Heavy Oil Characterisation Identifies Flow Assurance Risks that Drive System Designs

1 Oct 2013

By Colin Smith, Production Chemistry Consultant, Maxoil Solutions.

The necessity for accurate characterisation of heavy oil separation properties and emulsion formation tendency is critical for any design team as it has a major impact on the field development concept selection, including, for example, the fluid lifting mechanism for production wells, on the system detailed design and finally on the selection of fit for purpose operational solutions, especially for offshore new field developments. 

Heavy and extra heavy oil are crude oils which are so viscous that they will not flow easily (see the image of a viscous heavy oil below) and for this article heavy oil is referred to as oil with an API gravity of less than 23o, noting that classification schemes exist that delineate such oils into medium heavy, heavy, extra heavy and bitumen oils, based on density and dynamic viscosity.   

As oil and gas resources in current basins of the world continue to decline, heavy oil provides a significant solution to the world’s thirst for energy. There are enormous reserves of heavy oil, with potential reserves of up to 1,000,000 billion barrels, depending upon the recovery factor but current technologies only recover low amounts of the in-situ hydrocarbon and so far < 1% has been produced or is under development. If oil and gas companies could recover 50% of the available deposits, 50% of North American demand would be met for more than 50 years. 

There are numerous flow assurance challenges associated with the production and processing of heavy and extra heavy oils in both onshore and offshore environments that directly impact the ability of any process system design to successfully handle such fluids. Many of these challenges are centred on the production separation system and are generally addressed in the early stage of the field development. These challenges include the following: 

  • Artificial lift options (gas lift, ESPs, HSPs, etc.)
  • Space and weight restrictions on platforms and FPSOs in part govern separation vessels sizes and residence times
  • Accuracy of the fluid characterisation data for the Basis of Design (BOD).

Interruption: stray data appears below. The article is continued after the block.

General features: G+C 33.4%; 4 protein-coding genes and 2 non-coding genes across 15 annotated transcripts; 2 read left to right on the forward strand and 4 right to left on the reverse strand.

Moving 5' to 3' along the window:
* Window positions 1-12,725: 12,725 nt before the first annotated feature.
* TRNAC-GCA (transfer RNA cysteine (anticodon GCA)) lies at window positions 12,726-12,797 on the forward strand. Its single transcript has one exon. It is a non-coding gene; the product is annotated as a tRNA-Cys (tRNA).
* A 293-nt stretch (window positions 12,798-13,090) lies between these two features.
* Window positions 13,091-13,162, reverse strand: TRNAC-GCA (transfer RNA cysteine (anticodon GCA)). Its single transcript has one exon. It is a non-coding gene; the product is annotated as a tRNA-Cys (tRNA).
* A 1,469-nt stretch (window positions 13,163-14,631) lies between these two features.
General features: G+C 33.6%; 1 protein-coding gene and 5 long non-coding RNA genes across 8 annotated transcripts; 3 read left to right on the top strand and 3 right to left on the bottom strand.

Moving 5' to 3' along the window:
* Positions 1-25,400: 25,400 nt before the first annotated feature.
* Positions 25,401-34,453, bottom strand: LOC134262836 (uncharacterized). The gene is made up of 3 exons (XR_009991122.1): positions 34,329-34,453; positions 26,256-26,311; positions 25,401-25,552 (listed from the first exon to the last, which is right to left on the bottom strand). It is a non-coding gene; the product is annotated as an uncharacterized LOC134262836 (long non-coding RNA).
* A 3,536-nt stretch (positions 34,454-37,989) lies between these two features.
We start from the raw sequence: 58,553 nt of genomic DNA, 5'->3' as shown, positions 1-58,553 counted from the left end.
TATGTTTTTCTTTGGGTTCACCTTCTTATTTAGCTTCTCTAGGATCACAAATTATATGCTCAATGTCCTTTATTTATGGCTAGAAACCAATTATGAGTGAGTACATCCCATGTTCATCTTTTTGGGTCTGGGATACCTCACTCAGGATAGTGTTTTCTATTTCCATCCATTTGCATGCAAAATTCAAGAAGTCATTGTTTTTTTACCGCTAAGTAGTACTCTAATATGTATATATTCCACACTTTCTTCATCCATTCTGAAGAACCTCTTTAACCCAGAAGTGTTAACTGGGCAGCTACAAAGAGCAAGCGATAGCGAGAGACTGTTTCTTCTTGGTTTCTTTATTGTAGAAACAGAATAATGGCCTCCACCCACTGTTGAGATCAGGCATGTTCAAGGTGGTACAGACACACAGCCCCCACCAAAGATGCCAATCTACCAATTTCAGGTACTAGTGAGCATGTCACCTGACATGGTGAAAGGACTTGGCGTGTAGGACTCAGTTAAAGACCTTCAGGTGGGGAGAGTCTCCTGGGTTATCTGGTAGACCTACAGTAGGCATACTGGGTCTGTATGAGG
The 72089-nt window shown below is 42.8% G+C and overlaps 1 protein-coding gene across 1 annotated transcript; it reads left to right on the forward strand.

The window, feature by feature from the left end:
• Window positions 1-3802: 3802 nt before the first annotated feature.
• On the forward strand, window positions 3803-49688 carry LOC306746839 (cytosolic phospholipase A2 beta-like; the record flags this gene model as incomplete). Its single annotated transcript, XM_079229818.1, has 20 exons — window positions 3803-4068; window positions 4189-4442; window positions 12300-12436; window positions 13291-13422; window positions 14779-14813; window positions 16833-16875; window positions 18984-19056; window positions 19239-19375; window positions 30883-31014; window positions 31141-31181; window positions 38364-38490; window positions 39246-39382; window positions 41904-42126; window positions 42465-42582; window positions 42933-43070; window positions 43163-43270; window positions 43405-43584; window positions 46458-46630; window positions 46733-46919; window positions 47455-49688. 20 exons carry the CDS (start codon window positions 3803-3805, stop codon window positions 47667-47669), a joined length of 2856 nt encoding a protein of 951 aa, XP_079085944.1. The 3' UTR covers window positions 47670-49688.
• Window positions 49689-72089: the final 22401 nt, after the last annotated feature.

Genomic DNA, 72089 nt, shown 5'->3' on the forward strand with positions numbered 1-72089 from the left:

• Heating and power requirements
  • Internal design of the separation vessels
  • Process vessels configuration
  • Oil, water, emulsion, foam, microbiology and solids handling
  • Optimal treatment chemicals application 

A critical aspect of the heavy oil production separation system design is the accuracy of the fluid characterization data upon which the design is based.  During the appraisal phase of a new heavy oil field development, when appraisal well tests occur and fluid samples are being collected for other issues such as PVT studies, it is paramount that good quality representative samples of oil (and indeed formation water) be collected, so that some samples be allocated for the accurate determination of fluid physical properties and production chemistry characteristics, as this is crucial information for any production and separation system basis of design (BOD). The degree of drilling mud contamination (especially if oil-based mud, OBM) is also very important to know also. 

It is recommended that both live downhole and stabilized oil samples be collected and analyzed with one of the more important heavy oil parameters required being the dynamic viscosity of the oil and its water-in-oil emulsion.  Defining the factor between dry oil and emulsion viscosity for a system is a key Flow Assurance parameter input for any system design.  Of course it is crucial that not only are representative fluid samples required but the laboratory test methods selected to define the rheological properties and to characterize the Production Chemistry issues must also be fit for purpose for each system. An example of this is the measurement of fluid dynamic viscosity where the test shear conditions must directly relate to the passage of live fluids through the points of significant shearing, i.e. shearing due to passage through electrical submersible pumps (ESPs) or hydraulic submersible pumps (HSPs) and with gas lift and on passage of fluids through wellhead choke valves.  An example sample of heavy oil emulsion is show below.  Calculation of representative flow regime and shear conditions for emulsion creation in the laboratory is recommended or the measured properties used for design purposes will be misleading and can lead to later unnecessary production equipment redesign and upgrades.  

Following the laboratory measurement of rheological properties, it is then possible to model live fluid viscosities using PVT software and viscosity correlations, including algorithms to calculate relative viscosity, the ratio of emulsion viscosity to stabilized crude oil viscosity. Heavy and extra heavy oils can exhibit unusual rheological properties and variable Flow Assurance characteristics during production and processing, which must be properly defined and these include but are not limited to the following, which must be considered in any new facility design: